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Secretary for Information, Publicity and Broadcasting Services Mr Nick Mangwana

Gvt bars community radio stations from broadcasting politics

February 18, 2020 • Broadband, Companies, Editors Note, Enterprise Solution, Events, Featured, News, Technology

from WELLINGTON TONI in Gweru
GWERU, (ItNews Zimbabwe) THE government has barred community radio stations from broadcasting politics once licenced, something which goes against press freedom.

Information, Publicity and Broadcasting Services permanent secretary Nick Mangwana said the Broadcasting Authority of Zimbabwe (BAZ) has been instructed to monitor activities of the community radio stations.

Mangwana revealed this at the World Radio Day celebrations in the Midlands provincial capital of Gweru.

“BAZ has been instructed to be monitoring community radios which would have been licensed.

“It is Government’s duty to make sure we help those community radios in terms of viability. However, Government will only help those who would have successfully obtained licences,’ he said.

Mangwana said Government was prioritising marginalised areas such as Binga and Beitbridge.
Government will also issue six television licences to independent players to improve diversity in information dissemination.

Mangwana said there were 40 community radio frequencies that were up for grabs.

He said the BAZ will soon invite applications for both television and community radio station licences.

“By the end of the year, in fact by August this year, our aim is to have at least six independent television channels. We are also availing six channels for the national broadcaster, ZBC, so all in all we will be having 12 television channels.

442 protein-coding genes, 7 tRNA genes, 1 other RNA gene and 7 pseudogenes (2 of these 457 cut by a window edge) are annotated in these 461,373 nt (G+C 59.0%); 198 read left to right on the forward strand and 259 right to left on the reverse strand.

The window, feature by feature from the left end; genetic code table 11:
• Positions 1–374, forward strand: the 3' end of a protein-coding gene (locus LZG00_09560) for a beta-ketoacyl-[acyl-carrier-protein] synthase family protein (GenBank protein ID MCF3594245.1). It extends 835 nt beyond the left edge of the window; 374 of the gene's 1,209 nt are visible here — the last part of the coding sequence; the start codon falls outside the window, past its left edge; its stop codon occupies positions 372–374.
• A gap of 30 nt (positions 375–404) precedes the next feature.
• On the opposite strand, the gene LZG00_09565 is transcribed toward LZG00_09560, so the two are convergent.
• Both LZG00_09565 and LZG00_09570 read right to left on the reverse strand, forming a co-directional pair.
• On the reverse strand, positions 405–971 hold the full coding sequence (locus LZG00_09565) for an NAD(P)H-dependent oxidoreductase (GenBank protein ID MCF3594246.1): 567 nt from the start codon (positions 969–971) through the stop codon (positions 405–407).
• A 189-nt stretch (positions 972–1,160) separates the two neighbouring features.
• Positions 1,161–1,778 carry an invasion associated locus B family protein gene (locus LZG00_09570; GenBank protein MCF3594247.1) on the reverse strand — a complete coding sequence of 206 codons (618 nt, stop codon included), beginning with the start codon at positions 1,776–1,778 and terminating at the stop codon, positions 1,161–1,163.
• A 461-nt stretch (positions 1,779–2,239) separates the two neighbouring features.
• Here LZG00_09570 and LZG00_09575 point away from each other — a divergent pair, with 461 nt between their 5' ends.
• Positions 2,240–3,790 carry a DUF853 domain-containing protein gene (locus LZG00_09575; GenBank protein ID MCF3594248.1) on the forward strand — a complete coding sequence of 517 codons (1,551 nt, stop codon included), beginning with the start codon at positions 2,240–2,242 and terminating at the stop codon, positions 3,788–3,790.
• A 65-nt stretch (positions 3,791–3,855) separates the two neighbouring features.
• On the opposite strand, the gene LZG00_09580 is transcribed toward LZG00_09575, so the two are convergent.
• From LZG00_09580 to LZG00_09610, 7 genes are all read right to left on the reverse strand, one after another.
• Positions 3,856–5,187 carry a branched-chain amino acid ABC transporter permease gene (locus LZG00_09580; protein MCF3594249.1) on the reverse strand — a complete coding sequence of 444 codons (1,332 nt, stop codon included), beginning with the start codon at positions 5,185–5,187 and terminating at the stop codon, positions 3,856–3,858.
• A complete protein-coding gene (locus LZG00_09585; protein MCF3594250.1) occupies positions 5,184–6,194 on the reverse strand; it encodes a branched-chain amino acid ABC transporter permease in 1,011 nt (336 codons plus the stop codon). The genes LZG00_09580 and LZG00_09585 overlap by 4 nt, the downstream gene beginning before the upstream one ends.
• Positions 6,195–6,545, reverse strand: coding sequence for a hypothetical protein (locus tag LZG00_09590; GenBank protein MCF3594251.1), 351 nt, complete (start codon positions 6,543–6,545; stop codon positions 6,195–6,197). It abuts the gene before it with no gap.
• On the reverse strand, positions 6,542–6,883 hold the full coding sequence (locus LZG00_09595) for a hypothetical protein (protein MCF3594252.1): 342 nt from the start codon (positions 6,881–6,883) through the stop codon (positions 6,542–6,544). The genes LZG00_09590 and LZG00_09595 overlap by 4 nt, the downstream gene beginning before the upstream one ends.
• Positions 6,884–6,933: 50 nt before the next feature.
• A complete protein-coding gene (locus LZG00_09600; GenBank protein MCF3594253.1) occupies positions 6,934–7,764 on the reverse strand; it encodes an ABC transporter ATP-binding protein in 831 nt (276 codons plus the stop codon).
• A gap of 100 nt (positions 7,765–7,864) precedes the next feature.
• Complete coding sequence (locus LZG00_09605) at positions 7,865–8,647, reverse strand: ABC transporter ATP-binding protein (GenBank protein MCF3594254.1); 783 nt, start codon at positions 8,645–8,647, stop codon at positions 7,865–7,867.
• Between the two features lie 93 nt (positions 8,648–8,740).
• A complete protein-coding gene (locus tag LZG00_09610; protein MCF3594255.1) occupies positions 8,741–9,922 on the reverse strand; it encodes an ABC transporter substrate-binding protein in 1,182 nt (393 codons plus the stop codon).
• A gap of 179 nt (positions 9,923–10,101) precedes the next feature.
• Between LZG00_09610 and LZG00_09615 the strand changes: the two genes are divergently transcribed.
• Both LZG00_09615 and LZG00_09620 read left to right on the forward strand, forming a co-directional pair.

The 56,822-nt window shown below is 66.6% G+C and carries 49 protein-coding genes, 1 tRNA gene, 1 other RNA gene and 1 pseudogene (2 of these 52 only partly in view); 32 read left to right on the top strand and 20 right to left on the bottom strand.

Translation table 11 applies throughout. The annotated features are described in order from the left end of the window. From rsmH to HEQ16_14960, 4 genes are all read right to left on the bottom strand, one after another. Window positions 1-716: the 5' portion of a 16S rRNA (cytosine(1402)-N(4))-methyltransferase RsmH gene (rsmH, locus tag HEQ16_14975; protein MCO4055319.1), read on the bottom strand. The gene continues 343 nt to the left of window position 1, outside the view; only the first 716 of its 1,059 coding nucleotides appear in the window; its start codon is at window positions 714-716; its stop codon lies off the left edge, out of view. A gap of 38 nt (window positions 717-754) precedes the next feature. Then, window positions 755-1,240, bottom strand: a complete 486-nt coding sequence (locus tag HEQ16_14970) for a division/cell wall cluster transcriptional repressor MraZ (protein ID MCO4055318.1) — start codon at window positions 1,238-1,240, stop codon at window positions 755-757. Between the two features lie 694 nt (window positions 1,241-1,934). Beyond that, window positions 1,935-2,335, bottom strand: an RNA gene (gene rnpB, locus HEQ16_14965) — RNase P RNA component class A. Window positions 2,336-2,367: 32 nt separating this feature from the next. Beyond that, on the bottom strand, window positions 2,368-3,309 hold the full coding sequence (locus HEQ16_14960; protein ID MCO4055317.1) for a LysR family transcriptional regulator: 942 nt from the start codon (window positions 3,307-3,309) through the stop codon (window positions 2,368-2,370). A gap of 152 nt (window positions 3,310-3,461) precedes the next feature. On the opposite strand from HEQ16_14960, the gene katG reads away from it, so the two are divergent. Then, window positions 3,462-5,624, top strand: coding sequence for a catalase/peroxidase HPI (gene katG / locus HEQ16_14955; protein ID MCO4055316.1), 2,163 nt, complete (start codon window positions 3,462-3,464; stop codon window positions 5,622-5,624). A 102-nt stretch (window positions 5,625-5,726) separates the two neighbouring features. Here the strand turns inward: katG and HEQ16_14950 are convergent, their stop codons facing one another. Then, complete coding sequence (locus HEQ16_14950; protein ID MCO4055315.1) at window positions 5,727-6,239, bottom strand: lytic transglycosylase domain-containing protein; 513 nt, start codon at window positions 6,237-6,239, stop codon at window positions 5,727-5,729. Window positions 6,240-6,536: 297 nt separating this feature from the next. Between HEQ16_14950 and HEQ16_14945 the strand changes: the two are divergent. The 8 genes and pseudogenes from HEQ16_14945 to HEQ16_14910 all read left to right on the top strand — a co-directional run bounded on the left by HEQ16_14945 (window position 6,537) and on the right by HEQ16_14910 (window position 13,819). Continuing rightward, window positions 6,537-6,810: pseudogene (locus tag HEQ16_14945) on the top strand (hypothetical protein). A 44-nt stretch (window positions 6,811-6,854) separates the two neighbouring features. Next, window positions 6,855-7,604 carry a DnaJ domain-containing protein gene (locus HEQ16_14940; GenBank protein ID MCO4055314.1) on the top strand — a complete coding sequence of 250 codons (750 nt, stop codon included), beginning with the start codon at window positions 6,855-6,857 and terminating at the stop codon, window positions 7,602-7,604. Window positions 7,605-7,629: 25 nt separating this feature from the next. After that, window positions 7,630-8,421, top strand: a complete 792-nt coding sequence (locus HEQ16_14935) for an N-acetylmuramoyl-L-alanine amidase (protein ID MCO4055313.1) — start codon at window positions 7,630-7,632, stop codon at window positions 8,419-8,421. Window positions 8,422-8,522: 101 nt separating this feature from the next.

“The call out for applications will be announced soon. So, it is a challenge to ZBC, they have six channels and the onus is on them to produce enough content to feed into those channels,” Mangwana said.

Speaking at the same event, Minister of Information Monica Mutsvanga admitted they were yet to licence community radio stations, but all necessary laws have been put in place to ensure the process starts as early as next week.

“Our law envisages a three-tier broadcasting system. This incorporates public, commercial and community broadcasting.

“Currently, we have both public and commercial, but we are yet to license community broadcasters.

“Let me make this point clear, we are going to license community stations, we are about to license community radio stations.”

“To develop at grassroots level, people should take pride in their communities and inculcate a sense of community that propels them to take ownership of their own development,” she said.

“Community radios will play a critical role. For this reason, there is no turning back on rolling out community stations.”

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